IN THE SUPERIOR COURT OF JUDICATURE
IN THE HIGH COURT (GENERAL JURISDICTION DIVISION),
ACCRA - A.D 2019
McJOHN ODEI CLEVE (SUING PER HIS LAWFUL ATTORNEY KOFI WADDIE) - (Plaintiff)
RAPHAEL ABDALLAH SEMEKOR - (Defendant)
DATE: 30 TH APRIL, 2019
SUIT NO: AL/1/2015
JUDGES: HIS LORDSHIP JUSTICE KWEKU T. ACKAAH-BOAFO
MR. KWESI BAFFOE INTSIFUL FOR THE PLAINTIFF
MR. CHARLES BAWADUAH FOR THE DEFENDANT
 In or about May 2014, Mr. Odei Cleve, as Purchaser, and Raphael Semekor entered into an agreement for the purchase of two and half (2.5) plots of land situate at Ablekuma Borkorborkor Junction in Accra. Mr. Odei Cleve contends that the agreed amount of Thirty Six Thousand Five Hundred Ghana Cedis (GH¢36,500) was paid to Mr. Semekor, the Defendant herein. According to the Plaintiff prior to the payment for the land he asked the Defendant to furnish him with his title documents to enable him conduct a search at the Lands Commission. The Plaintiff contends that the Defendant gave him many excuses without giving him the title documents except a site plan.
 The Plaintiff contends that after the payment of the money the Defendant released the parcel of land to him and he developed same to an advanced stage but just as he was about to complete same, the Tipper Truck Union Group in Accra made adverse claim to the same piece of land and so he stopped work. It is the case of the Plaintiff that when the Defendant was made aware of the development he agreed to replace the land and the parties executed a Memorandum of Undertaking (MoU) to that effect but he failed to comply with the terms of the MoU.
 The Defendant pleaded that the Plaintiff paid to him an amount of Twenty Seven Thousand Ghana Cedis (GH¢27,000) in bits and after the last payment he executed a deed of assignment and assigned his interest to the Plaintiff. He also pleaded that he handed over to the Plaintiff a copy of his deed of assignment and the “Plaintiff was actually put into possession of the land and he constructed a washing bay on the land and worked on the land for several years”. According to the Defendant after delivering the land to the Plaintiff he was not aware of any ‘Tipper Trucks Union laying claim to the land”. The Defendant contends that having assigned his interest to the Plaintiff he no longer had any capacity to challenge the allege transport union for the land without the involvement of the Plaintiff.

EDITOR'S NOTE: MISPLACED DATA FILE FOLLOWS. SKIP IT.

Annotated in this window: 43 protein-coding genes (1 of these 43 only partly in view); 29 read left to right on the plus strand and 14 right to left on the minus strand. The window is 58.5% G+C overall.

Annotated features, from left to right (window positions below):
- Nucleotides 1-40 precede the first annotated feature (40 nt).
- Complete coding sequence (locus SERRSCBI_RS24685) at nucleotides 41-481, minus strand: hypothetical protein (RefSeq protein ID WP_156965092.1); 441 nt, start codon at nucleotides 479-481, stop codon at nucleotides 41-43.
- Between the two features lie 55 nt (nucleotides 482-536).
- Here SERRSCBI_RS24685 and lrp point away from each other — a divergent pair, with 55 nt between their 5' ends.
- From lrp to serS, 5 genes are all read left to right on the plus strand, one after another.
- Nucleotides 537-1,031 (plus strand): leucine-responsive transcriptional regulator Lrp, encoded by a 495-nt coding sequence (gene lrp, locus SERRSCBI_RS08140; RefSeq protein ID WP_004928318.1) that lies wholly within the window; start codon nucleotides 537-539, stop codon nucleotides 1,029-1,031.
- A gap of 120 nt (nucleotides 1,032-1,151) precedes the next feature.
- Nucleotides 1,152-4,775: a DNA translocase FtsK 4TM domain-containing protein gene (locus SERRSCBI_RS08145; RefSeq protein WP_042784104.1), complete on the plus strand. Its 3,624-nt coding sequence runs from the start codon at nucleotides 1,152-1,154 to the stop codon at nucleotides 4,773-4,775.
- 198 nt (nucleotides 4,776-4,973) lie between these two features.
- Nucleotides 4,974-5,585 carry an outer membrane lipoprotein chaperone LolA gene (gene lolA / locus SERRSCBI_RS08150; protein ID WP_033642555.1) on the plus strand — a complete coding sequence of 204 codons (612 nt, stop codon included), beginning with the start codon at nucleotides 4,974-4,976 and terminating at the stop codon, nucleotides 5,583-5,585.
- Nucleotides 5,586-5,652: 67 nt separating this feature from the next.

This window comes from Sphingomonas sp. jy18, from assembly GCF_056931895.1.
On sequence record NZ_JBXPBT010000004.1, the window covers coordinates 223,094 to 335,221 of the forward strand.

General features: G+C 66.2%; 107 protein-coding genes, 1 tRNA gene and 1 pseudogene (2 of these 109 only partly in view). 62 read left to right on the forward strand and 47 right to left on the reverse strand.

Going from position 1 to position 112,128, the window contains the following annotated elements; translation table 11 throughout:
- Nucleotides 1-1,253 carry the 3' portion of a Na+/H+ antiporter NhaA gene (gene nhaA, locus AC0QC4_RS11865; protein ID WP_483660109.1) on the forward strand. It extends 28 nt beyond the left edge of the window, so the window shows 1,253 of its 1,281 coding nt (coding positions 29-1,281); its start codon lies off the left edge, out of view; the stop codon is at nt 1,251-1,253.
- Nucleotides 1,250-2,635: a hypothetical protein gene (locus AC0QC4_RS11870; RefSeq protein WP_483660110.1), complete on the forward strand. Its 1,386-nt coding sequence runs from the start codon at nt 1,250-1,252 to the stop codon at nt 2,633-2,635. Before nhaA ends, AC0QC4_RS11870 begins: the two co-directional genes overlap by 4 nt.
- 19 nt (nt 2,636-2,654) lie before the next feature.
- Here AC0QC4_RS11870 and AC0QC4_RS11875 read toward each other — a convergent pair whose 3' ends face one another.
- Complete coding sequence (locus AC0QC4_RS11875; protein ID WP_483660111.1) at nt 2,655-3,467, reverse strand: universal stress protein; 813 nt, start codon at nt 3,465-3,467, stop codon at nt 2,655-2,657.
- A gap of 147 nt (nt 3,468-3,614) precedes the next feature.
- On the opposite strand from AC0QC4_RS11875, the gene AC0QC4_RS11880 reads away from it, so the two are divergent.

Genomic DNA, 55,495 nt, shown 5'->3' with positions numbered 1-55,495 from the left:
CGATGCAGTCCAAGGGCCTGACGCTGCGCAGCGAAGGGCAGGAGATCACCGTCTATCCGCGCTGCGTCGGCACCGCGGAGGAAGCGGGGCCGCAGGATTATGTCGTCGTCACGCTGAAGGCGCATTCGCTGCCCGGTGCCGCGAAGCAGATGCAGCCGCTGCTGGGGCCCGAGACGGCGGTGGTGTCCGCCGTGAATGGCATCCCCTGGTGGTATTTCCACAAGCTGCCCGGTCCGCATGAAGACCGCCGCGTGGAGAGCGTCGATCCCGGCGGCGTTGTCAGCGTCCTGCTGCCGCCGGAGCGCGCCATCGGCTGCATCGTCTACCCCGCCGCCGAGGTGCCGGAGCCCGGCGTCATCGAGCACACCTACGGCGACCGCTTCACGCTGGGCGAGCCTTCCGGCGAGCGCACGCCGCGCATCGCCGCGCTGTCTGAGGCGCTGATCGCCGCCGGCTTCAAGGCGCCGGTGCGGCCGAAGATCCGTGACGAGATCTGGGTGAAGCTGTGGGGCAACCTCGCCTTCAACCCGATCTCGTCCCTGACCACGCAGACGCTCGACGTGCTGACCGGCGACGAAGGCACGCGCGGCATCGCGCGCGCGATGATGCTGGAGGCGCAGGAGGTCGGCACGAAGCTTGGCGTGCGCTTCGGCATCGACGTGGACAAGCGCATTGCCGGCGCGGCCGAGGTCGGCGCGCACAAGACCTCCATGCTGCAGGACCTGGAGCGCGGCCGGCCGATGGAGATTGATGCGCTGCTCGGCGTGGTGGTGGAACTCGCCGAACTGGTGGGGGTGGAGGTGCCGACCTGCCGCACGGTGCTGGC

Among the issues for my determination are whether or not the Defendant breached the agreement to sell the two and half pieces of land to the Plaintiff and whether or not the undertakings/promise given by the Defendant to replace the parcels of land failed?
ii. The Claim & Defence:
 The Plaintiff‘s Writ of Summons and Statement of Claim filed on October 22, 2014, against the Defendant is for the following judicial reliefs:-
“i. A declaration that the Defendant breached the agreement to sell two and half pieces of land to the Plaintiff.
ii. Damages for breach of Contract.
iii. An order compelling the Defendant to refund to the Plaintiff the sum of Thirty Six Thousand Five Hundred Ghana Cedis being the principal amount paid to the Defendant as the consideration for the plots of lands.